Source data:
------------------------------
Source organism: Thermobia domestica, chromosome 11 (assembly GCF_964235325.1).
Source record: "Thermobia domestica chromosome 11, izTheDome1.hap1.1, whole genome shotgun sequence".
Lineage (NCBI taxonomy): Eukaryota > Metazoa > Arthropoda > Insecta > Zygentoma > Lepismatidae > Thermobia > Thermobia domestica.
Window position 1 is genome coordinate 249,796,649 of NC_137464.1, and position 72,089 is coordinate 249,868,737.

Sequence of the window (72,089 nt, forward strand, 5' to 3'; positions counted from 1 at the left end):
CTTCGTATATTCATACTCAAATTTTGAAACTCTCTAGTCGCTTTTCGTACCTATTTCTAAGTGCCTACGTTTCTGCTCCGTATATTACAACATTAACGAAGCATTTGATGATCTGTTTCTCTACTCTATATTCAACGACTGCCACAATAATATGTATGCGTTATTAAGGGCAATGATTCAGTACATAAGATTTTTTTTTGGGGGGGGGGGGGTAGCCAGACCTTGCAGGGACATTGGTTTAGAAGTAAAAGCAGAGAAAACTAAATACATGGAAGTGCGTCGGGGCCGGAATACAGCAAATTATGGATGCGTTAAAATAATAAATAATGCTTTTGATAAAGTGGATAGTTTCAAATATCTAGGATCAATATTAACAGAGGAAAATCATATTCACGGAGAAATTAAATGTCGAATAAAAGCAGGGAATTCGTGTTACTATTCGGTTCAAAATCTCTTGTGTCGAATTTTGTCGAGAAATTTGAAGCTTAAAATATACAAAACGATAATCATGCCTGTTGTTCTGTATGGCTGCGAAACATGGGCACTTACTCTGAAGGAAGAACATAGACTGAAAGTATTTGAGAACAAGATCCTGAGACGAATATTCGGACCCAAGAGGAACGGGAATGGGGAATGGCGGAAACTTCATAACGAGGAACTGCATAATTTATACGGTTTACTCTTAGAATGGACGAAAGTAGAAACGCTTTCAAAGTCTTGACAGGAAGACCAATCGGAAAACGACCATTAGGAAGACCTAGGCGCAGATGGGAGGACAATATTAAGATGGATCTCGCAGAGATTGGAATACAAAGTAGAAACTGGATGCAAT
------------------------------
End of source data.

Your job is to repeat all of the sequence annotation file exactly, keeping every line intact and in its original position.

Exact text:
Source organism: Thermobia domestica, chromosome 11 (assembly GCF_964235325.1).
Source record: "Thermobia domestica chromosome 11, izTheDome1.hap1.1, whole genome shotgun sequence".
Lineage (NCBI taxonomy): Eukaryota > Metazoa > Arthropoda > Insecta > Zygentoma > Lepismatidae > Thermobia > Thermobia domestica.
Window position 1 is genome coordinate 249,796,649 of NC_137464.1, and position 72,089 is coordinate 249,868,737.

Sequence of the window (72,089 nt, forward strand, 5' to 3'; positions counted from 1 at the left end):
CTTCGTATATTCATACTCAAATTTTGAAACTCTCTAGTCGCTTTTCGTACCTATTTCTAAGTGCCTACGTTTCTGCTCCGTATATTACAACATTAACGAAGCATTTGATGATCTGTTTCTCTACTCTATATTCAACGACTGCCACAATAATATGTATGCGTTATTAAGGGCAATGATTCAGTACATAAGATTTTTTTTTGGGGGGGGGGGGGTAGCCAGACCTTGCAGGGACATTGGTTTAGAAGTAAAAGCAGAGAAAACTAAATACATGGAAGTGCGTCGGGGCCGGAATACAGCAAATTATGGATGCGTTAAAATAATAAATAATGCTTTTGATAAAGTGGATAGTTTCAAATATCTAGGATCAATATTAACAGAGGAAAATCATATTCACGGAGAAATTAAATGTCGAATAAAAGCAGGGAATTCGTGTTACTATTCGGTTCAAAATCTCTTGTGTCGAATTTTGTCGAGAAATTTGAAGCTTAAAATATACAAAACGATAATCATGCCTGTTGTTCTGTATGGCTGCGAAACATGGGCACTTACTCTGAAGGAAGAACATAGACTGAAAGTATTTGAGAACAAGATCCTGAGACGAATATTCGGACCCAAGAGGAACGGGAATGGGGAATGGCGGAAACTTCATAACGAGGAACTGCATAATTTATACGGTTTACTCTTAGAATGGACGAAAGTAGAAACGCTTTCAAAGTCTTGACAGGAAGACCAATCGGAAAACGACCATTAGGAAGACCTAGGCGCAGATGGGAGGACAATATTAAGATGGATCTCGCAGAGATTGGAATACAAAGTAGAAACTGGATGCAAT